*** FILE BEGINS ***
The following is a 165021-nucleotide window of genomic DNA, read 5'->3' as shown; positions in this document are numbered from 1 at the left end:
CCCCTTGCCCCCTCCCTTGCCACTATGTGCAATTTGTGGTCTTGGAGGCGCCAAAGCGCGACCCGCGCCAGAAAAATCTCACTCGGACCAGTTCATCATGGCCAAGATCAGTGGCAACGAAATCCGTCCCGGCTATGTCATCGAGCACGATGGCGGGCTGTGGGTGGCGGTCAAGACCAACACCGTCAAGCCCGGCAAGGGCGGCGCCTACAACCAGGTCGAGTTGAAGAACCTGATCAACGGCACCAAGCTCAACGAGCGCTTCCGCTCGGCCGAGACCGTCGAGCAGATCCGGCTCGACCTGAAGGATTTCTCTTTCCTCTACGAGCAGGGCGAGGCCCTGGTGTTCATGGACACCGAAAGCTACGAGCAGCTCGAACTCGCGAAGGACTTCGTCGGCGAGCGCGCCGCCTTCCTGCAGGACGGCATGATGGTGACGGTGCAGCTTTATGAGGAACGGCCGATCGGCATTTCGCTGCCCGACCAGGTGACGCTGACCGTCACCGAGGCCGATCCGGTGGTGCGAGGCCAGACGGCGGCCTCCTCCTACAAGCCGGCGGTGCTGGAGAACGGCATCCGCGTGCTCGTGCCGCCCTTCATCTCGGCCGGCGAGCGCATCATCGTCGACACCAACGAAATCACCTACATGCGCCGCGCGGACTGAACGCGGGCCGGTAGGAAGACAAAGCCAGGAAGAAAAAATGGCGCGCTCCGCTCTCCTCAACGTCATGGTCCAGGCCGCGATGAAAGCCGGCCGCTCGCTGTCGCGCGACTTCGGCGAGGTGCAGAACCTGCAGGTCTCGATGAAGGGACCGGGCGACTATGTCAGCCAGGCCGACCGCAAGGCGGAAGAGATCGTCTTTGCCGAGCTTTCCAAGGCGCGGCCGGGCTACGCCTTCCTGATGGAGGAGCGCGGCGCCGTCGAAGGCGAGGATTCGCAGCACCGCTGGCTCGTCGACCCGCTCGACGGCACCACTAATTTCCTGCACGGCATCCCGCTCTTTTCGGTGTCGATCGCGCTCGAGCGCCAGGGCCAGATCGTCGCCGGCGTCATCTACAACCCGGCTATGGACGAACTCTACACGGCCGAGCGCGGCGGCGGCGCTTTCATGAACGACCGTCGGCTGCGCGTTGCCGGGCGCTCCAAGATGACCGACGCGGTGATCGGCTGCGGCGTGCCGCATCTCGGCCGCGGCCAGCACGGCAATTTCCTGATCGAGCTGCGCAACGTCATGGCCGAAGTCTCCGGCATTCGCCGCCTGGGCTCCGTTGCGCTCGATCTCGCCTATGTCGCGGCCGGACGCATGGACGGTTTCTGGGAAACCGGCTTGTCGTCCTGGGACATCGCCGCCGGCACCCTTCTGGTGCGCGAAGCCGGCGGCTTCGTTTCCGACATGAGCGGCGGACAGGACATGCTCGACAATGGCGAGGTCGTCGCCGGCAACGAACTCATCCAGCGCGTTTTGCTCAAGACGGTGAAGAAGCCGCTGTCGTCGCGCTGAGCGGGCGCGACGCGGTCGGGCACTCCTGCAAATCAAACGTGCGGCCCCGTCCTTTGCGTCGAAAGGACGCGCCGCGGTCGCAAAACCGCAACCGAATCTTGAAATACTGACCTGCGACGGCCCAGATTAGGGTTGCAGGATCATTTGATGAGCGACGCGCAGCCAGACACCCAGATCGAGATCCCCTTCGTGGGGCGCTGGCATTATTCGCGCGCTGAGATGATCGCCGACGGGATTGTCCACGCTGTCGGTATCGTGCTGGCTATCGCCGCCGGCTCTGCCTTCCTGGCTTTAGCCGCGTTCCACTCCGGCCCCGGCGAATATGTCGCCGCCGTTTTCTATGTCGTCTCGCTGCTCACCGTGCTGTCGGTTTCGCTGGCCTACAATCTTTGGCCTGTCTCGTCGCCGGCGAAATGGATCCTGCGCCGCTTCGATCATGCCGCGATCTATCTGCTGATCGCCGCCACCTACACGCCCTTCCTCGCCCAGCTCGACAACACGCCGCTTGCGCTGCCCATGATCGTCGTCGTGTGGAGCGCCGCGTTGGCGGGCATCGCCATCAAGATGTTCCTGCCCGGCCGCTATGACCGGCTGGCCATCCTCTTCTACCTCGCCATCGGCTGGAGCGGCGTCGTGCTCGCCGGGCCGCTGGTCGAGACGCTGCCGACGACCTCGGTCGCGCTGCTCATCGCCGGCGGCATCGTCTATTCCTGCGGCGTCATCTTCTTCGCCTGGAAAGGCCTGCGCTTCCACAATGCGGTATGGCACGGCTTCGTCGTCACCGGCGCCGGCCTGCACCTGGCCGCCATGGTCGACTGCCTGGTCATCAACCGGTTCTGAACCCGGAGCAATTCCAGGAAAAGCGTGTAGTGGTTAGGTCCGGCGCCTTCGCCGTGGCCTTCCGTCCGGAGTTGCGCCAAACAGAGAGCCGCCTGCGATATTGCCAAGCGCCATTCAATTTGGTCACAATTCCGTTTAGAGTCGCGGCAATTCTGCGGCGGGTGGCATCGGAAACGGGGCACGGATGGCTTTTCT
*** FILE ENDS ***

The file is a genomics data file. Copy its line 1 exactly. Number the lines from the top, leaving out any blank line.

The following is a 165021-nucleotide window of genomic DNA, read 5'->3' as shown; positions in this document are numbered from 1 at the left end: